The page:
And of whom? methinks I won't tell you, Lucy; but if my aunt should ask. you be solicitous to know, and should guess that my tive) was one of them; and if you, Lucy, should uncle's and hers (so entertaining and instrucguess that the history of a young lady, whose discretion got the better of her love, and who cannot be dearer to herself than she is to me, is the other-Why, perhaps, neither my aunt, nor you, my dear, may be much mistaken.

Methinks I would fain rise now and then to my former serene-pertness; [allow you of the words so connected? but my heart is heavy.

They were delighted with a certain gentleman's humorous character and courtship; with story; and, in the other, with the young lady's his lady's prudence and goodness, in the one sonally acquainted with each, and with my victorious discretion. They wish to be pergrandmamma. All the worthies in the world, my dear, are not in the Grandison family!

dies' family-history, let me ask; Don't you BEFORE I resume the continuation of the lathink, my dear, that God has blessed these happy children, for the sake of their excellent mother? And who knows, but for their duty to their less deserving father? It is my notion, that one person's remissness in duty, where there is a reciprocal one, does not absolve the other party from the performance of his. It is difficult, indeed, to love so well a faulty or remiss parent, as a kind and good one. But our duty is indispensable; and where it is paid, a blessing may the rather be expected, as the parent has not done his. If, when you do well tiently, this is acceptable with God.-Not to and suffer for it, says the apostle, ye take it paought not to be left out of the account; that a mention one consideration, which, however, good child will be no less benefited by the warning, as Sir Charles no doubt is, from his father's unhappy turn; than by the examples as he is from that of his excellent mother.

Lady L referred to the paper given in by the short-hand writer, for the occasion (as mentioned by Sir Charles) to which these three worthy children owed the loss of such a mother. And this drew her into a melancholy relation of some very affecting particulars. Among other things, she said, her mother regretted, in her last hours, that she had no opportunity, that she could think just and honourable, to lay by anything considerable for her daughters. Her jewels, and some valuable trinkets, she hoped, would be theirs; but that would be at their father's pleasure. I wish, said she, that my dear girls were to have between them the tenth part of what I have saved-But I have done but my duty.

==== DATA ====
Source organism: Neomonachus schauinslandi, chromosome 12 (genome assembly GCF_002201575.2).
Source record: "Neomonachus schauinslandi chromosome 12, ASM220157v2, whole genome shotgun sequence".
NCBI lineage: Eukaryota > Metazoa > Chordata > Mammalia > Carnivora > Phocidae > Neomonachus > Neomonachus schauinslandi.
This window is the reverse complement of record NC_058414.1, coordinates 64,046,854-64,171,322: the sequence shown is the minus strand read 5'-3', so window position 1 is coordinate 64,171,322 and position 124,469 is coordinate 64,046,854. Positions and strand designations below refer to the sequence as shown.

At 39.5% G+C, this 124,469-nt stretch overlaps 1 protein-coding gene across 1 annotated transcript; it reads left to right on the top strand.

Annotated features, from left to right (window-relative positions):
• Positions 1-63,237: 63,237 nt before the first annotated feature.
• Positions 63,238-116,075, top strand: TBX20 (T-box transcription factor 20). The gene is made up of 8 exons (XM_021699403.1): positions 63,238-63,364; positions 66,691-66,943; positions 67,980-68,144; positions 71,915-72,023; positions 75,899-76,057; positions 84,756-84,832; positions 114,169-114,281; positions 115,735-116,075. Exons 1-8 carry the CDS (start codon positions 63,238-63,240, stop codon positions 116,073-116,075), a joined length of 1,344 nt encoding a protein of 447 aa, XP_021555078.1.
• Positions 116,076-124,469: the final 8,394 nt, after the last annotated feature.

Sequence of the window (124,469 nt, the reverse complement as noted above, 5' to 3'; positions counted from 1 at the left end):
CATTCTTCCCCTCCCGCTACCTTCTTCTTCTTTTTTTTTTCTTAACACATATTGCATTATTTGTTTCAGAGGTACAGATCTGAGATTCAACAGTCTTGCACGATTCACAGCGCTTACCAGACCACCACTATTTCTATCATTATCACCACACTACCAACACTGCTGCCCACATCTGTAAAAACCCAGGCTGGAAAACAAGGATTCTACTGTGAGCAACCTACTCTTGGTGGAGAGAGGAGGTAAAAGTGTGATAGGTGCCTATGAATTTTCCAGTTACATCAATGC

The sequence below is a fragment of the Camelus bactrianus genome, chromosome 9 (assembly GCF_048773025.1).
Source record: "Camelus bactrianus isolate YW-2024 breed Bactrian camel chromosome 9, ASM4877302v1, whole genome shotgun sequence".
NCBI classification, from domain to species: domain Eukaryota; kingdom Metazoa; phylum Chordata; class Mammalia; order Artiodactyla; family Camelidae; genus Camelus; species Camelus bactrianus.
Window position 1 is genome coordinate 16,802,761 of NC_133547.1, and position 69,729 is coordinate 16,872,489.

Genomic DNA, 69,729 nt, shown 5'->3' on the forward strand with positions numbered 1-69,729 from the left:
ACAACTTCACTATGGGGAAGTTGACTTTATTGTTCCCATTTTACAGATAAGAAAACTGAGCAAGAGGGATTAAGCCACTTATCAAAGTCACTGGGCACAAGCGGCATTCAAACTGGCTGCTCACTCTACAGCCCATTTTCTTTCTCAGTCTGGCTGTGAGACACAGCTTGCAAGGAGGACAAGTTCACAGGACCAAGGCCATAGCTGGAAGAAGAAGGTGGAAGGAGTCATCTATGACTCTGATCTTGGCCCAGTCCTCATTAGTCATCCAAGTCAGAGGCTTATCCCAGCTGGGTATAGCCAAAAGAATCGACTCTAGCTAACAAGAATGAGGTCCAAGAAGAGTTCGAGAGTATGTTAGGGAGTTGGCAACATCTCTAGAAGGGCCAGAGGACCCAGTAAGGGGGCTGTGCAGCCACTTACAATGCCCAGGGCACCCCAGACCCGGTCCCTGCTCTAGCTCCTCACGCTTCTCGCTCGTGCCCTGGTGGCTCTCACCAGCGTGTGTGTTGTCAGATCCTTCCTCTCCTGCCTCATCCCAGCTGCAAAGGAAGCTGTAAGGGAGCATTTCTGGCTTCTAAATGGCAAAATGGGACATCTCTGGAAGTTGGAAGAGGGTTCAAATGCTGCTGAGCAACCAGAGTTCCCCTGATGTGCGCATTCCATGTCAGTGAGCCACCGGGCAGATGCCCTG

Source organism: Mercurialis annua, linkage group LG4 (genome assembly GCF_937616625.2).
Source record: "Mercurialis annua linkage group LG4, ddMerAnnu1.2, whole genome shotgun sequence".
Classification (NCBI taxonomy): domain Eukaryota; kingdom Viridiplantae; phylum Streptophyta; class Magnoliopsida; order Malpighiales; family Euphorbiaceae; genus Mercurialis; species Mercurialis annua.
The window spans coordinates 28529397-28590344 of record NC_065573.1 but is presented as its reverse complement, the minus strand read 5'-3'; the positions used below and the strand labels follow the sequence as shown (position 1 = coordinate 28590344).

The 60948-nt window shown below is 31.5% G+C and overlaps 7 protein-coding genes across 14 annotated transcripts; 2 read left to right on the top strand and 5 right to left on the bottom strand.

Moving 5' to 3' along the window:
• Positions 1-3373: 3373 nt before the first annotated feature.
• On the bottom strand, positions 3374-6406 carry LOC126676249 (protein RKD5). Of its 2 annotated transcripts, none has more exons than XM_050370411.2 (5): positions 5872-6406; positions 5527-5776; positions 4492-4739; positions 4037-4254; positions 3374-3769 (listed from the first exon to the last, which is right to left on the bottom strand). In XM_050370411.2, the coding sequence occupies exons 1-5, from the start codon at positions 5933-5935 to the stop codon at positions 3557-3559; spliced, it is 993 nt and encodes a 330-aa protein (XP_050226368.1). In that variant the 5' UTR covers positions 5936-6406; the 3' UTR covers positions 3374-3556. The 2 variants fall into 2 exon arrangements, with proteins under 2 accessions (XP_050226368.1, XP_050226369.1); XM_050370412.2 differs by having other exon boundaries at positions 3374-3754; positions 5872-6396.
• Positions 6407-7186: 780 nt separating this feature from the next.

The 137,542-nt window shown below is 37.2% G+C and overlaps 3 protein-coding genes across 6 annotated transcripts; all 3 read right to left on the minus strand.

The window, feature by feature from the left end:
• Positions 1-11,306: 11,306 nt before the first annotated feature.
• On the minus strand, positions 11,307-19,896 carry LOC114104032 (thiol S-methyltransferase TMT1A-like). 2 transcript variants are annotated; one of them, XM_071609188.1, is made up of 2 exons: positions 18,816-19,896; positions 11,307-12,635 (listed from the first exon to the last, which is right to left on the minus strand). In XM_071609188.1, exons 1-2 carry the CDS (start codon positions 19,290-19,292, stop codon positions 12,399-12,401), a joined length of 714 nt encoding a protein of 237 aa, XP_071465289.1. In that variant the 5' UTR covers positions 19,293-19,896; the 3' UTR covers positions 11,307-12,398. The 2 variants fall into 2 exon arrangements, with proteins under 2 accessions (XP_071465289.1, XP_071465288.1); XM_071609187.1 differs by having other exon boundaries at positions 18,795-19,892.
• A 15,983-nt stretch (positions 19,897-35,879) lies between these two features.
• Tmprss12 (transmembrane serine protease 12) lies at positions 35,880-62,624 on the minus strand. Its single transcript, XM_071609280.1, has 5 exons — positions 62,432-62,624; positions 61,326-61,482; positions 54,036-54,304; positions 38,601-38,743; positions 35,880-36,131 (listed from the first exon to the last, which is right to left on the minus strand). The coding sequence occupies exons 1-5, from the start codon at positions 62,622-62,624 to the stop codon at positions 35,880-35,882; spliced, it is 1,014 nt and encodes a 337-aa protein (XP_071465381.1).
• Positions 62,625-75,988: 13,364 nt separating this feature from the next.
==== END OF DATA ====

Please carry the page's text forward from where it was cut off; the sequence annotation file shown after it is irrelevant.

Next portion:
I have told you, Charlotte, said the Countess, what my mother said to me, a few hours before she died; and I will repeat it to Miss Byron. After having, upon general principles, recommended filial duty, and brotherly and sisterly love to us all; and after my brother and sister had withdrawn, My dear Caroline, said she, let me add to the general arguments of the duty I have been enforcing upon you all, one respecting your interest, and let your sister know it. I am afraid there will be but a slender provision made for my dear girls. Your papa has the notion rivetted in him, which is common to men of ancient families, that daughters are but incumbrances, and that the son is to be everything. He loves his girls; he loves you dearly: but he has often declared, that, were he to have entire all the fortune that descended to him from his father, he would not give to his daughters, marry whom they would, more than 5000l. a-piece. Your brother loves you: he loves me. It will be in his power, should he survive your father, to be a friend to you.-Love your brother.

To my brother, afterwards, she said something; I believe, recommending his sisters to him; for we coming in, boy as he was in years, but man in behaviour and understanding, he took each of our hands-You remember it, Charlotte; both sisters wept;] and kneeling down, and putting them in my mother's heldout dying hands, and bowing his face upon all three-All, madam-All, my dearest, best of mammas, that you have enjoined

He could say no more; and our arms were wet with his tears.-Enough, enough, my son; I distress you!--And she kissed her own armThese are precious tears-You embalm me, my son, with your tears-O how precious the balm! -And she lifted up her head to kiss his cheek, and to repeat her blessings to the darling of her heart.